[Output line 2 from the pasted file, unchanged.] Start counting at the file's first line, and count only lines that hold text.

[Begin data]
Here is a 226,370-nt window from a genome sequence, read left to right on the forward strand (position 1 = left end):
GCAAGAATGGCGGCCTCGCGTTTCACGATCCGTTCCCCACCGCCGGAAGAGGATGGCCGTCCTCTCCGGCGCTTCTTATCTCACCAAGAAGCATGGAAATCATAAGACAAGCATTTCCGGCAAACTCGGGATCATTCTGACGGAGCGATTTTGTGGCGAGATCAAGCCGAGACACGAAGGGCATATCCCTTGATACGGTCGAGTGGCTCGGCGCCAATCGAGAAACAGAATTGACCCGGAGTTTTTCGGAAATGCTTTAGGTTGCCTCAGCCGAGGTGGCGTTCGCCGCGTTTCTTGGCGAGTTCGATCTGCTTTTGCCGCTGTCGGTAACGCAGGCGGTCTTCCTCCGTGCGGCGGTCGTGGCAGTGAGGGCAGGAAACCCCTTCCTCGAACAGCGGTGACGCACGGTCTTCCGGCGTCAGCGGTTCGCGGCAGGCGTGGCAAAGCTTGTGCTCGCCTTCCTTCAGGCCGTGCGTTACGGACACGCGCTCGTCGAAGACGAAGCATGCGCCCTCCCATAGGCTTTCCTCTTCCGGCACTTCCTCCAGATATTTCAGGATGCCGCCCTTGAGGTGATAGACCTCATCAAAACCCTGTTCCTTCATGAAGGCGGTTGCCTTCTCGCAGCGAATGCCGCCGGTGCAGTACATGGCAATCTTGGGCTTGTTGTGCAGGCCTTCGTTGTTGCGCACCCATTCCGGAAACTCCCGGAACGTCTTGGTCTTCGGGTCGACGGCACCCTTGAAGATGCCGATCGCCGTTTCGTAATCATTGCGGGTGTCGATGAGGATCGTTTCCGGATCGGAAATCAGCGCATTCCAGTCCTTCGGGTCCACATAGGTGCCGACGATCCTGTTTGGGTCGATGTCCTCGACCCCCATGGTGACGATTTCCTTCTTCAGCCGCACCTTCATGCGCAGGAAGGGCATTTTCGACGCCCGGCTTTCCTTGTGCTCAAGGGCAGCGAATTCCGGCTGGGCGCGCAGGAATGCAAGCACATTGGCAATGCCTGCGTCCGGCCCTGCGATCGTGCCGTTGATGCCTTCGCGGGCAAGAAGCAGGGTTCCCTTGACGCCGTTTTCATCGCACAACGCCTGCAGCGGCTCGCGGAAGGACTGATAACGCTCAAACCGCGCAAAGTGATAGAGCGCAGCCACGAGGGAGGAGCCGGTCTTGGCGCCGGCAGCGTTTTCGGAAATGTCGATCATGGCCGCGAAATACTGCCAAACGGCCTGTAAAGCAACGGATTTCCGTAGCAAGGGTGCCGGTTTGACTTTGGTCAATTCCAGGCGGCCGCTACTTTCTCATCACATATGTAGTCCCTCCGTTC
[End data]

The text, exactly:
GCAAGAATGGCGGCCTCGCGTTTCACGATCCGTTCCCCACCGCCGGAAGAGGATGGCCGTCCTCTCCGGCGCTTCTTATCTCACCAAGAAGCATGGAAATCATAAGACAAGCATTTCCGGCAAACTCGGGATCATTCTGACGGAGCGATTTTGTGGCGAGATCAAGCCGAGACACGAAGGGCATATCCCTTGATACGGTCGAGTGGCTCGGCGCCAATCGAGAAACAGAATTGACCCGGAGTTTTTCGGAAATGCTTTAGGTTGCCTCAGCCGAGGTGGCGTTCGCCGCGTTTCTTGGCGAGTTCGATCTGCTTTTGCCGCTGTCGGTAACGCAGGCGGTCTTCCTCCGTGCGGCGGTCGTGGCAGTGAGGGCAGGAAACCCCTTCCTCGAACAGCGGTGACGCACGGTCTTCCGGCGTCAGCGGTTCGCGGCAGGCGTGGCAAAGCTTGTGCTCGCCTTCCTTCAGGCCGTGCGTTACGGACACGCGCTCGTCGAAGACGAAGCATGCGCCCTCCCATAGGCTTTCCTCTTCCGGCACTTCCTCCAGATATTTCAGGATGCCGCCCTTGAGGTGATAGACCTCATCAAAACCCTGTTCCTTCATGAAGGCGGTTGCCTTCTCGCAGCGAATGCCGCCGGTGCAGTACATGGCAATCTTGGGCTTGTTGTGCAGGCCTTCGTTGTTGCGCACCCATTCCGGAAACTCCCGGAACGTCTTGGTCTTCGGGTCGACGGCACCCTTGAAGATGCCGATCGCCGTTTCGTAATCATTGCGGGTGTCGATGAGGATCGTTTCCGGATCGGAAATCAGCGCATTCCAGTCCTTCGGGTCCACATAGGTGCCGACGATCCTGTTTGGGTCGATGTCCTCGACCCCCATGGTGACGATTTCCTTCTTCAGCCGCACCTTCATGCGCAGGAAGGGCATTTTCGACGCCCGGCTTTCCTTGTGCTCAAGGGCAGCGAATTCCGGCTGGGCGCGCAGGAATGCAAGCACATTGGCAATGCCTGCGTCCGGCCCTGCGATCGTGCCGTTGATGCCTTCGCGGGCAAGAAGCAGGGTTCCCTTGACGCCGTTTTCATCGCACAACGCCTGCAGCGGCTCGCGGAAGGACTGATAACGCTCAAACCGCGCAAAGTGATAGAGCGCAGCCACGAGGGAGGAGCCGGTCTTGGCGCCGGCAGCGTTTTCGGAAATGTCGATCATGGCCGCGAAATACTGCCAAACGGCCTGTAAAGCAACGGATTTCCGTAGCAAGGGTGCCGGTTTGACTTTGGTCAATTCCAGGCGGCCGCTACTTTCTCATCACATATGTAGTCCCTCCGTTC